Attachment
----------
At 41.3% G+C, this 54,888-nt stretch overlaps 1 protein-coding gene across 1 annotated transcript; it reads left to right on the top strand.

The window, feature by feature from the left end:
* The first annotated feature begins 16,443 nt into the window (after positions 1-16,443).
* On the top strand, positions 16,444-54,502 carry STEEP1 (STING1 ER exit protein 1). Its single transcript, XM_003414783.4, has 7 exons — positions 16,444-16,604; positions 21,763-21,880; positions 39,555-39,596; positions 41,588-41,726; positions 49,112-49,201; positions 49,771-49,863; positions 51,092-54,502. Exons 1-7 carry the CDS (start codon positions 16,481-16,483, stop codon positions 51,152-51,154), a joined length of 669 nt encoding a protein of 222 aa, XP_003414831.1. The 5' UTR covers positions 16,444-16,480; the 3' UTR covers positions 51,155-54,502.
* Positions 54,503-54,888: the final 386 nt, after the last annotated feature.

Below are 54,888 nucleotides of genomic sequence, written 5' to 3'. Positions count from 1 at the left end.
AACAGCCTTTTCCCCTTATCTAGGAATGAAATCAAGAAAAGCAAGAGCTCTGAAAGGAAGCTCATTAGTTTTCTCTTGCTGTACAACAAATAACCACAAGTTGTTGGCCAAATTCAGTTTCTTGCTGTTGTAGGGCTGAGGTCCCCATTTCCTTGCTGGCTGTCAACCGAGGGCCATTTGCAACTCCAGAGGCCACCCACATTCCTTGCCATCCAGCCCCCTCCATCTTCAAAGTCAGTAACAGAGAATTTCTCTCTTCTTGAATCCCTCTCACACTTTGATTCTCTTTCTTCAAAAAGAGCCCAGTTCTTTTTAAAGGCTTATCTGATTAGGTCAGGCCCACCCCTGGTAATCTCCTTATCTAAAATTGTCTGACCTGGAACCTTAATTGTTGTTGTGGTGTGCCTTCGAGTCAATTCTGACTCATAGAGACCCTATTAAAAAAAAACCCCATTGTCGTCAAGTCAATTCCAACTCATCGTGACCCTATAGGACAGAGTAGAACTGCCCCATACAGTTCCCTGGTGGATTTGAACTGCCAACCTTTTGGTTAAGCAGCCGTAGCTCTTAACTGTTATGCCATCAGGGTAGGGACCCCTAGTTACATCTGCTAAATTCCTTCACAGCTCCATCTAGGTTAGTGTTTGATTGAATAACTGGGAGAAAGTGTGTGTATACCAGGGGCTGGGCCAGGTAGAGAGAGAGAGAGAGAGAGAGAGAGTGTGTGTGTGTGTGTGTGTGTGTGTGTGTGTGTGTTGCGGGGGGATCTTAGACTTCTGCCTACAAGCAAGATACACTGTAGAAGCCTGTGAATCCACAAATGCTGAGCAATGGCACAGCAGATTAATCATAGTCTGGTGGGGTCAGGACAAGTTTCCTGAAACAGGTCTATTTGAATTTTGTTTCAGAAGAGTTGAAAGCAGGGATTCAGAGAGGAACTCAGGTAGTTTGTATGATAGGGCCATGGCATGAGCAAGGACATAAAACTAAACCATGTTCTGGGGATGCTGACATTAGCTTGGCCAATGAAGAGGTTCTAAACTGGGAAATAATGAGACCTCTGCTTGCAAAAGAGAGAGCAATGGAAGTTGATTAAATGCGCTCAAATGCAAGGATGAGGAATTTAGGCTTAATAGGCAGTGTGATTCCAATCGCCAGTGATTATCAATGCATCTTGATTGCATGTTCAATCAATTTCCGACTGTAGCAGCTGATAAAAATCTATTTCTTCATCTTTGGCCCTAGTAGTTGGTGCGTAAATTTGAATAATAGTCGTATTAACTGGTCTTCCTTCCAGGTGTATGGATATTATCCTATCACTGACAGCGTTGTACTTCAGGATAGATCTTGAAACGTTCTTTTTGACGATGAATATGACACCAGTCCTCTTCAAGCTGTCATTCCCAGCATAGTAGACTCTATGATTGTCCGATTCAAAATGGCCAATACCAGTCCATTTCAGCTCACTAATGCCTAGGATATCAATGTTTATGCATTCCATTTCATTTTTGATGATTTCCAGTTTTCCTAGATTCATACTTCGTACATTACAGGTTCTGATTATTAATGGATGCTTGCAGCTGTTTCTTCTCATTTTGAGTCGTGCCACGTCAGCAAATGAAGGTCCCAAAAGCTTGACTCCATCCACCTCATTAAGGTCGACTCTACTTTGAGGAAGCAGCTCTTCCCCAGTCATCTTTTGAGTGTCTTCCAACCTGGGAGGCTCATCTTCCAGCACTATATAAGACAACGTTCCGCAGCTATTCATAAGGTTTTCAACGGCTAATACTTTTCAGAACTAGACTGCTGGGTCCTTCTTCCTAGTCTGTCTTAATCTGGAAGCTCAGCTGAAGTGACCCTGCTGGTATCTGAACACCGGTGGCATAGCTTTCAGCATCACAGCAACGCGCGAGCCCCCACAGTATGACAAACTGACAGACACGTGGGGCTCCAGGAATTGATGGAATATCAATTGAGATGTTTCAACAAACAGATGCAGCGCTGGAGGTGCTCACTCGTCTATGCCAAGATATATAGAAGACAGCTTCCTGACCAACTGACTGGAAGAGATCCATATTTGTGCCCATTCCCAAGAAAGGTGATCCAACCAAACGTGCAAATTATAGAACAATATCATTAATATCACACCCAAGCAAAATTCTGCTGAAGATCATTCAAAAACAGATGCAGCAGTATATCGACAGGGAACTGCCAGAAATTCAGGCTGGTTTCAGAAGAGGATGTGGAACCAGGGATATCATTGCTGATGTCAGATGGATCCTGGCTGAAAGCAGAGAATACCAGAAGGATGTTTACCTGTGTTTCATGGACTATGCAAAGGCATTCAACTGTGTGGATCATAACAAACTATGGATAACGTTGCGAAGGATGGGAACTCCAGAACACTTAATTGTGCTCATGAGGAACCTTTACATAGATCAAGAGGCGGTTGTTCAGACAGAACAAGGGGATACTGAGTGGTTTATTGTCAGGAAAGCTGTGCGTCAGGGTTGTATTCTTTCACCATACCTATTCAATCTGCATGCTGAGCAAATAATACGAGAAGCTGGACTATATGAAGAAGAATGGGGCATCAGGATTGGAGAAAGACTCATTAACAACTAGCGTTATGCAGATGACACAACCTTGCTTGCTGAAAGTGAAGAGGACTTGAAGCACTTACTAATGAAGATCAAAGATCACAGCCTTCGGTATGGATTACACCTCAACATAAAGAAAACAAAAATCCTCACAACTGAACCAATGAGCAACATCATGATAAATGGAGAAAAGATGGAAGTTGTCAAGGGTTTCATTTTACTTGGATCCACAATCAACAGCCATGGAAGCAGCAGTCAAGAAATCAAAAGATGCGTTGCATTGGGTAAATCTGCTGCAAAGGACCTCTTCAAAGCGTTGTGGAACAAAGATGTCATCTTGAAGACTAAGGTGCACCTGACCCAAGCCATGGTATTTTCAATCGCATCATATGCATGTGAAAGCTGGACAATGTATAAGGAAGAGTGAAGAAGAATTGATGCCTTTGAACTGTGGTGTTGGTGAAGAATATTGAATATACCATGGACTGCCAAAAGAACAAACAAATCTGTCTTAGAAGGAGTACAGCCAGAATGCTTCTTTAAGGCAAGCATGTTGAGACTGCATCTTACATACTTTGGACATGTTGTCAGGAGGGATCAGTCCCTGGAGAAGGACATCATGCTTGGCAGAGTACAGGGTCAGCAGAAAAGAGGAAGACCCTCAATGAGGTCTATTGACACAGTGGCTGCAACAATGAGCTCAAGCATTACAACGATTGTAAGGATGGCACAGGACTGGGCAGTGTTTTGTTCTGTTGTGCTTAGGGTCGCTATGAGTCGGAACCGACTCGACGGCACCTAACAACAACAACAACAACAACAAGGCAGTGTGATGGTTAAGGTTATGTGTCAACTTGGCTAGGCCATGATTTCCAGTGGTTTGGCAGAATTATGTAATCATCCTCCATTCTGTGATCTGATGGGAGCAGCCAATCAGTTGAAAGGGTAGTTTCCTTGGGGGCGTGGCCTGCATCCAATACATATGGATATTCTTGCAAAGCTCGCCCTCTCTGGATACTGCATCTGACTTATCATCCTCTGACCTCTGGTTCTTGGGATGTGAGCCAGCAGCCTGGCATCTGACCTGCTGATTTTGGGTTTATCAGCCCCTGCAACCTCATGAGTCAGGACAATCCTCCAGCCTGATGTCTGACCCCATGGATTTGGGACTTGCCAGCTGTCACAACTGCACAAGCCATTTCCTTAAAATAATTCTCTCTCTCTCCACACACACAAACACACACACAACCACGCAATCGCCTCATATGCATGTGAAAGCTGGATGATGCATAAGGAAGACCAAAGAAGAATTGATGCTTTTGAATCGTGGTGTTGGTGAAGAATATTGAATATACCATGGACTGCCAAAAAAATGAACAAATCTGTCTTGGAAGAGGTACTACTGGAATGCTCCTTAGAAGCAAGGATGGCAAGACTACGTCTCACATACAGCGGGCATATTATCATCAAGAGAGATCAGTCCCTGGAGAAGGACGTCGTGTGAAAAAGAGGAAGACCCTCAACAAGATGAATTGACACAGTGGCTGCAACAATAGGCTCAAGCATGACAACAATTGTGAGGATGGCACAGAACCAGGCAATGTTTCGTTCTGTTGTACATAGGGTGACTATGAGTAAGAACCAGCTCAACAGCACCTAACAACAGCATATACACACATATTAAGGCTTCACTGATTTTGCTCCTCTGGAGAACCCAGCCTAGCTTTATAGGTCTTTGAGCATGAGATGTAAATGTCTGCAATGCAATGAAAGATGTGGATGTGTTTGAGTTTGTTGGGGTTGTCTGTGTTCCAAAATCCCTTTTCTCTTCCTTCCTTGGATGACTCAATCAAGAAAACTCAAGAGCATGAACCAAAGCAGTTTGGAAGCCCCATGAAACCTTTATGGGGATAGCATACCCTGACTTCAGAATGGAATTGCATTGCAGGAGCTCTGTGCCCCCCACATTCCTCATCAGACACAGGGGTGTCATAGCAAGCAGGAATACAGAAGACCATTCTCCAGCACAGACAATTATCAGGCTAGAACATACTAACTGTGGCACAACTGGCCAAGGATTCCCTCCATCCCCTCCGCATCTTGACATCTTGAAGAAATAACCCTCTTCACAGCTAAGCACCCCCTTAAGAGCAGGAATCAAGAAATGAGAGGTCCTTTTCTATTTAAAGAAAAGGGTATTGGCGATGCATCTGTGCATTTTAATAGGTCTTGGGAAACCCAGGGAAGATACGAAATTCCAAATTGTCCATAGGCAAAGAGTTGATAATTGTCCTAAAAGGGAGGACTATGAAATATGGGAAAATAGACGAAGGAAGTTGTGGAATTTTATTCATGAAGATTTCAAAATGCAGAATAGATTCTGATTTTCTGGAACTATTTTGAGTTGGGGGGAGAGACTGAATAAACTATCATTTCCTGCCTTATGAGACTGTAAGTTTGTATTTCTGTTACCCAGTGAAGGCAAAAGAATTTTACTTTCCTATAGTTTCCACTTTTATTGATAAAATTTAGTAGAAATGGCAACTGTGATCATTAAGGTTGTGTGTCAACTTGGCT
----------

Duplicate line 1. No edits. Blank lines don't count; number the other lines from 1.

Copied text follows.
At 41.3% G+C, this 54,888-nt stretch overlaps 1 protein-coding gene across 1 annotated transcript; it reads left to right on the top strand.